But of course, he is completely wrong on both counts. We do know what is causing climate change, it is industrial release of CO2 and other greenhouse gases. At least there is a strong consensus of scientists who are 95% confident or more this is the major driver, and there is no tenable competing theory. That is what a scientific fact looks like. We also know what to do about it – decrease global emissions of CO2 and other greenhouse gases. And we know how to do that – change our energy infrastructure to contain more carbon neutral sources with the goal of decarbonizing energy. Change our transportation industry as much as possible over to electric (or perhaps hydrogen) vehicles. Advance other industrial processes that release significant amounts of CO2. And look for ways to improve energy efficiency and sequester carbon efficiently. It’s not like there aren’t actual detailed published plans for exactly what to do about it.

Pence, however, will rush from his perceived motte into the bailey of total denial when he feels he has an opening. So he also said that the “climate change alarmists” are warning about hurricanes, but we are having the same number of hurricanes today as we did 100 years ago. This is not literally true (there were six hurricanes so far this year in the North Atlantic, and four in 1920), and it looks from the graph like there is a small uptick, but let’s say it’s true enough that statistically there isn’t a significant change in the number of hurricanes. This is called lying with facts – give a fact out of context that creates a deliberately false impression. In this case the false impression is also a straw man, because climate scientists don’t claim that global warming increases the number of hurricanes. They claim (their models predict) that warming increases the power and negative effects from the hurricanes that do occur. The governments Geophysical Fluid Dynamics Laboratory states:

A review of existing studies, including the ones cited above, lead us to conclude that: it is likely that greenhouse warming will cause hurricanes in the coming century to be more intense globally and have higher rainfall rates than present-day hurricanes.

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Oct 01 2020

Hydrogen-Fueled Trains

Published by under Skepticism

Predicting the future is perilous, but I think it is a good bet at this point that, for the transportation industry, battery technology has essentially won over hydrogen fuel-cell technology. The last 20 years were critical, during which time battery technology slowly but steadily improved and now is practical for powering electric cars. The next milestone is for all-electric cars to become cheap enough to be at parity with gasoline cars, and we are getting close to that point. Some in the industry predict this point will occur in 2025. Electric vehicles are already cheaper to run (lower cost per mile for the energy) and have much less maintenance than combustion engine vehicles.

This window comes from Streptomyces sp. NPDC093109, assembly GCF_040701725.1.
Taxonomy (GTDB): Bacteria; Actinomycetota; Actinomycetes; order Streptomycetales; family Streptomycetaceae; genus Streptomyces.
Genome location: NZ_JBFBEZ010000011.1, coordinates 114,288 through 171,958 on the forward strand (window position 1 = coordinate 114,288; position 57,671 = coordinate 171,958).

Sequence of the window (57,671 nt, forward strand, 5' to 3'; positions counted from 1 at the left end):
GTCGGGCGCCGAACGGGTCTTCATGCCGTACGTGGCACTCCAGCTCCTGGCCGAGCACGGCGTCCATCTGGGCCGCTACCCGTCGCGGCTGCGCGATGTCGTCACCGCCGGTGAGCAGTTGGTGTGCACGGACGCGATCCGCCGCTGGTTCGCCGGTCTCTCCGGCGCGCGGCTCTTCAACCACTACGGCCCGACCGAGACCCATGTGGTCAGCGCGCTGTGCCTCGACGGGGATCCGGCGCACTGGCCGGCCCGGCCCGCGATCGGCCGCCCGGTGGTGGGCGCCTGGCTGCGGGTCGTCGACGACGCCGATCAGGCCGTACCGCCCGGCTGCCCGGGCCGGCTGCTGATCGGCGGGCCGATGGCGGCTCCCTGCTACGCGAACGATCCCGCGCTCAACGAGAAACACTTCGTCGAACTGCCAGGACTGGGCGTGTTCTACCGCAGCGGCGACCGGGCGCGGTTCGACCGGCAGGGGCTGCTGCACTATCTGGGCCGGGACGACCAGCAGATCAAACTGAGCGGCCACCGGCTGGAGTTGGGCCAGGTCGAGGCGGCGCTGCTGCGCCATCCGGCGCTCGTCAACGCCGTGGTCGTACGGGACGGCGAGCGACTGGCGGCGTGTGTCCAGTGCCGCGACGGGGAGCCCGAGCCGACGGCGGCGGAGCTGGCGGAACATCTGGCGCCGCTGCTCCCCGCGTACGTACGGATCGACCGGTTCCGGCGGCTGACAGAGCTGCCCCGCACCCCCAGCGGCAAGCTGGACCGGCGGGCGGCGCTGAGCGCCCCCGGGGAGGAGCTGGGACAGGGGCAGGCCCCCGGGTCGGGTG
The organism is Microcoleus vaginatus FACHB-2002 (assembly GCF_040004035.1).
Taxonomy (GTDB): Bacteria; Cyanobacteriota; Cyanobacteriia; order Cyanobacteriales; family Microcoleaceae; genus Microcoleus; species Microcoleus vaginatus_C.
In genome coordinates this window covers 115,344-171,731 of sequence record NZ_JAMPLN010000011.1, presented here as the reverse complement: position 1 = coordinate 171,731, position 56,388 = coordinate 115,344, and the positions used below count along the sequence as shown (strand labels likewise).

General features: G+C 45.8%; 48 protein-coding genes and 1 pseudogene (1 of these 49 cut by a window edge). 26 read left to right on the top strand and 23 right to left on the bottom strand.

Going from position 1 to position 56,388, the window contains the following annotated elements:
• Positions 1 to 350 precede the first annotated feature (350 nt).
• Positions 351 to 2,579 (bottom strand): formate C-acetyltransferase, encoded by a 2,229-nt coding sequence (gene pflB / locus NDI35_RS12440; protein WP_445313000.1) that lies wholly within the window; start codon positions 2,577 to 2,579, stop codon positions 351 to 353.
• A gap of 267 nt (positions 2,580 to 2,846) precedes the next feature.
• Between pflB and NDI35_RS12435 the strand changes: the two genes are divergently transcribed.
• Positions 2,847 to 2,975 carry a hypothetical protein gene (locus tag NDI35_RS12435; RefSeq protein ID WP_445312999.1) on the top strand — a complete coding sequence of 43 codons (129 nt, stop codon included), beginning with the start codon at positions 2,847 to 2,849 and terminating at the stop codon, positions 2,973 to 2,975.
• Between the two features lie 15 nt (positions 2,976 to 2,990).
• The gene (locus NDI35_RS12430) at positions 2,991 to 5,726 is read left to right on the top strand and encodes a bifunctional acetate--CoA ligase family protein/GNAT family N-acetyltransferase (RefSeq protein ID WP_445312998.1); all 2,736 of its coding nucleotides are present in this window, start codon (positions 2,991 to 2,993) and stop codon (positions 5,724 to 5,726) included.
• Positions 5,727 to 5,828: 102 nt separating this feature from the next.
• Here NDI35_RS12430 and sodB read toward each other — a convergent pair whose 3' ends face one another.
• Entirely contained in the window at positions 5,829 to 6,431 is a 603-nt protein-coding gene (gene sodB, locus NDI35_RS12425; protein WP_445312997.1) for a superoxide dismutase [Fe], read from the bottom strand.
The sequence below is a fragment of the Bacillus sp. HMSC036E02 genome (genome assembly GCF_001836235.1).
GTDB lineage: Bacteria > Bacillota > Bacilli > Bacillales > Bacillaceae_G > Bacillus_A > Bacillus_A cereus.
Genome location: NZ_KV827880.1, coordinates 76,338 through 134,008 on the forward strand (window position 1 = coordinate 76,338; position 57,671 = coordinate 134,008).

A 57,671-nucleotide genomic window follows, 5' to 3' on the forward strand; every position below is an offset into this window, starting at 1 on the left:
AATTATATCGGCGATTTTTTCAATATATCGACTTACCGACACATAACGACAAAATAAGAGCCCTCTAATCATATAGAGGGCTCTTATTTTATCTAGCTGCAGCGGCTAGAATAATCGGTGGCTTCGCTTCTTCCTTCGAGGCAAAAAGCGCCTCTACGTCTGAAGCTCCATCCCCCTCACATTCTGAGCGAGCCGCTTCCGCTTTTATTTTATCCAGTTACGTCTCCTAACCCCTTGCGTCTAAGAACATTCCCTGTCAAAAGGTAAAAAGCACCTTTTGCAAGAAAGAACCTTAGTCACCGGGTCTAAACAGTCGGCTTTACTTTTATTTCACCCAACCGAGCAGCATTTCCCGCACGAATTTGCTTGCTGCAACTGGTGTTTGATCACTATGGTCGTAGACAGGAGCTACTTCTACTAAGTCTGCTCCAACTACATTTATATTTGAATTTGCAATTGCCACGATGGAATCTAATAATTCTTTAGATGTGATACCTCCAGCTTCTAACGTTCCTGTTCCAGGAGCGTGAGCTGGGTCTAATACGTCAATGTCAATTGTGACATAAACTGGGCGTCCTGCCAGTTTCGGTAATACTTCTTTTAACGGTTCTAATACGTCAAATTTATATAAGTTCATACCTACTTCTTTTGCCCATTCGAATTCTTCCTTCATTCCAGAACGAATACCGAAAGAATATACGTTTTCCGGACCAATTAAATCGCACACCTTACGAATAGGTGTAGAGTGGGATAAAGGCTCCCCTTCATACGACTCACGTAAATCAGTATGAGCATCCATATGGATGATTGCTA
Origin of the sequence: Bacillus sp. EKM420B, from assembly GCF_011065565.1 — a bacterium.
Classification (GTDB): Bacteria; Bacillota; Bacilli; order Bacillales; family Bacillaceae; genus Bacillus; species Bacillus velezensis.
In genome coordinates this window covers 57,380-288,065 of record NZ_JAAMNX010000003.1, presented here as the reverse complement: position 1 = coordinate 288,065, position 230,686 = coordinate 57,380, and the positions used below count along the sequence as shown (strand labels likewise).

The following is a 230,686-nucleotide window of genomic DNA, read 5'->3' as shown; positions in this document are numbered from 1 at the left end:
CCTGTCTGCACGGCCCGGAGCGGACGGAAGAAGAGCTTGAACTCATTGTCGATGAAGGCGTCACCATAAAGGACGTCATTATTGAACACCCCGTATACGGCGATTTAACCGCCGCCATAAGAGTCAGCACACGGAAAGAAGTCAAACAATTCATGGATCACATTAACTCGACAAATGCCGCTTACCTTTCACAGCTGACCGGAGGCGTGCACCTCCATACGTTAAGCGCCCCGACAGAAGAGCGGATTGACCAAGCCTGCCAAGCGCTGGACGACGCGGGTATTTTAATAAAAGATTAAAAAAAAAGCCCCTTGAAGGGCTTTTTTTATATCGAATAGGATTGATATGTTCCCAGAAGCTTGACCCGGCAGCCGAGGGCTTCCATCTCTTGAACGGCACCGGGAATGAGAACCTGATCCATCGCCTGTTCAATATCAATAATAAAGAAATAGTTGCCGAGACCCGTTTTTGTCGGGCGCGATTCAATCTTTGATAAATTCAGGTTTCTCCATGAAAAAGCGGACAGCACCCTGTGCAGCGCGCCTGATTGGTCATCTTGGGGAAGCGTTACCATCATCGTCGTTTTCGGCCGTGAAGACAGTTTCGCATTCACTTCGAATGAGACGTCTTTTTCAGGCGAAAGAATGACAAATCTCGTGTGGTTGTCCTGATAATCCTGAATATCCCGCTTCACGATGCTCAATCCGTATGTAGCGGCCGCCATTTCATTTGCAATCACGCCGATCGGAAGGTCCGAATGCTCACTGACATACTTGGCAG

Over this same time the hydrogen fuel cell ran into some roadblocks, specifically a cost-effective and safe way to store large amounts of hydrogen in a moving vehicle. I remember back in the 2000’s when there was a lot of hype surrounding the coming hydrogen economy, there was always a tiny footnote that – all they have to do is figure out the best way to store hydrogen, but they are working on it. Those tiny footnotes are sometime deal-breakers, and that is exactly what allowed battery powered cars to win the race.

But hydrogen fuel cells are not dead as a technology. The recent test run of a hydrogen fuel train in the UK indicates where the industry might go. But before we get to that, let’s discuss cars. There are hydrogen cars on the road, but not many. They store their hydrogen as compressed gas, just bypassing the idea of storing the hydrogen in some kind of matrix. The Toyota Mirai, for example, has two tanks that store compressed hydrogen gas at up to 10,000 psi. This provides a range of 312 miles on a full tank, and they claim high safety via extensive crash testing. This is pretty good, and in the range of the best battery powered cars. It also has the advantage of filling up in about 5 minutes. A major disadvantage is the availability of filling stations. Also, there remains concerns about having highly pressurized tanks in fast moving vehicles with human occupants. Further, how will designs increase this range or power larger vehicles? They will need more or larger tanks or higher pressure.

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Sep 21 2020

The Holocaust and Losing History

Published by under Skepticism